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Docket #: S19-318

Use of Verteporfin for Prevention of Skin Scarring

The Longaker lab at Stanford University has recently discovered that local injection of the drug Verteporfin after wounding can reduce scarring, improve the strength of healed skin, and regrow the hair follicles and sweat glands that are usually lost during the scarring process. Verteporfin has the potential to prevent millions of patients around the world from suffering with large, distressing scars.

Hundreds of millions of patients worldwide develop new scars every year, and scars and their associated problems cost the United States over $20 billion every year. Despite the high demand for scar treatments, there is currently no drug on the market that can successfully prevent or reverse scarring. The Longaker lab has uncovered the cell signaling process that results in scarring and have found that the FDA approved drug Verteporfin can dramatically reduce scarring and improve wound appearance when injected directly after wounding. When wounded mice were injected with Verteporfin, their healed connective tissue was stronger than scarred skin and their healed skin closely resembled healthy, unwounded skin. Further, while typical scarred skin lacks hair follicles and sweat glands, Verteporfin allowed the regrowth of these very important skin elements.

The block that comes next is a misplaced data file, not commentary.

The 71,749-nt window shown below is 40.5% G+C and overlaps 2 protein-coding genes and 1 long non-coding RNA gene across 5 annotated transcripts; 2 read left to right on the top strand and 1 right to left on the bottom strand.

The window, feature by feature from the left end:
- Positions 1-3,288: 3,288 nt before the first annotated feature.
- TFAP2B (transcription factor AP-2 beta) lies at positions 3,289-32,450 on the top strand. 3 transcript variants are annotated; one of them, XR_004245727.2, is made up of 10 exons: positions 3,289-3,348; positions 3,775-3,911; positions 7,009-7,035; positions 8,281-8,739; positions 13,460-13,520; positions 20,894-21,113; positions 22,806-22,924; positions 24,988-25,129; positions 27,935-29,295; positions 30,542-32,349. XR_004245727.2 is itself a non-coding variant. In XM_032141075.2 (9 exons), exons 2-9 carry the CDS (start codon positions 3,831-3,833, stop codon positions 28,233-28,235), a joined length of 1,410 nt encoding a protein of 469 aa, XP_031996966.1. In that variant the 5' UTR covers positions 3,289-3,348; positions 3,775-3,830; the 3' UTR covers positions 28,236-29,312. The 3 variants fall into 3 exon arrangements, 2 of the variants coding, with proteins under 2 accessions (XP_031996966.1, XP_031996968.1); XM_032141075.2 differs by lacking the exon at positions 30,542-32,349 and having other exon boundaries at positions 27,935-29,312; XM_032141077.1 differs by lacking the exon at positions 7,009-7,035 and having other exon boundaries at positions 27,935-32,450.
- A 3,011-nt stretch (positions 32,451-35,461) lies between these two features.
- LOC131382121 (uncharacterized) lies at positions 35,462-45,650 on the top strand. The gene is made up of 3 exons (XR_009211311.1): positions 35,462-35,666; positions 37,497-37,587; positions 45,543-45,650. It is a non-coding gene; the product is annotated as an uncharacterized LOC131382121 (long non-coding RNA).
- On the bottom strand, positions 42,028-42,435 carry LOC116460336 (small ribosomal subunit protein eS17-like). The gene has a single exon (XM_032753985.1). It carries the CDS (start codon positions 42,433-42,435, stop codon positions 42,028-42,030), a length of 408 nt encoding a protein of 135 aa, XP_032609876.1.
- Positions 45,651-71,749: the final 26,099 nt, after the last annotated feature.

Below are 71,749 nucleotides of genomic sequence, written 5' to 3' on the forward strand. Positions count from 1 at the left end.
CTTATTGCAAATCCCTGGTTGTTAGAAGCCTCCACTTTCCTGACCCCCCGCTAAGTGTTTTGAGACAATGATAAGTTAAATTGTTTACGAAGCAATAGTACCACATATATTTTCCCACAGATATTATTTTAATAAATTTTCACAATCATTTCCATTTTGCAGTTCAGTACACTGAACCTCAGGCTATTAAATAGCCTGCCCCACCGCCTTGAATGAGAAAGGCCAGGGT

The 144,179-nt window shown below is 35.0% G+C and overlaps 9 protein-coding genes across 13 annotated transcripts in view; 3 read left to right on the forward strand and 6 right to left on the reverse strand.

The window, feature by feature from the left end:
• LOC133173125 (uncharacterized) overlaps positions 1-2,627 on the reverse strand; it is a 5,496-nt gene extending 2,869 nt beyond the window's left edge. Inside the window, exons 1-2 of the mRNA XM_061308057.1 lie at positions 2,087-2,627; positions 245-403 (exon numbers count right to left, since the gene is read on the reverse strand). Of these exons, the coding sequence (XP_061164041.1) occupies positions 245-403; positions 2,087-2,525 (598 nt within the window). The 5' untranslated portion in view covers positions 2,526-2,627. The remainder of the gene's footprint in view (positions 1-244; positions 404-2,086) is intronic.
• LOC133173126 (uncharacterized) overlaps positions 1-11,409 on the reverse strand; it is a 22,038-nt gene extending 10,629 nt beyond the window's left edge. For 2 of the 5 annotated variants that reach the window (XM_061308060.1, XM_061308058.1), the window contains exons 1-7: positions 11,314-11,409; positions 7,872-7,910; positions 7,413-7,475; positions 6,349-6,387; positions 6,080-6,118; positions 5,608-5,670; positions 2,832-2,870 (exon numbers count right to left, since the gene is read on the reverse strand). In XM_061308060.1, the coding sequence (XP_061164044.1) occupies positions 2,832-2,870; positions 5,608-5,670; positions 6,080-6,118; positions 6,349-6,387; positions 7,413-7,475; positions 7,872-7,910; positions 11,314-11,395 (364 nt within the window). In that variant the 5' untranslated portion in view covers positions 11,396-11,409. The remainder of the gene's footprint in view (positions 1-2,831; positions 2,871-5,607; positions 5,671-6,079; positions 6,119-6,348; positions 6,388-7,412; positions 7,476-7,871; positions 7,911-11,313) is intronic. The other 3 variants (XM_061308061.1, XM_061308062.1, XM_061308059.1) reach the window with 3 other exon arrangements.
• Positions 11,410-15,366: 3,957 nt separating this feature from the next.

While the Longaker lab knows that Verteporfin has the potential to dramatically improve scarring of wounded skin, they also postulate that this treatment could have positive effects on other fibrotic processes present in other areas of the body. Given that Verteporfin is already FDA approved as an injectable, this drug is already known to be clinically safe.

Stage of Development
Proof of Concept


  • Treatment of incisions that normally result in large scars
  • Potentially applicable to other fibroses of skin and body


  • Improved scarring outcomes: reduced scarring, stronger healed skin, improved scar appearance
  • Regrowth of skin elements, including: hair follicles, sweat glands
  • Can be administered close to time of surgery


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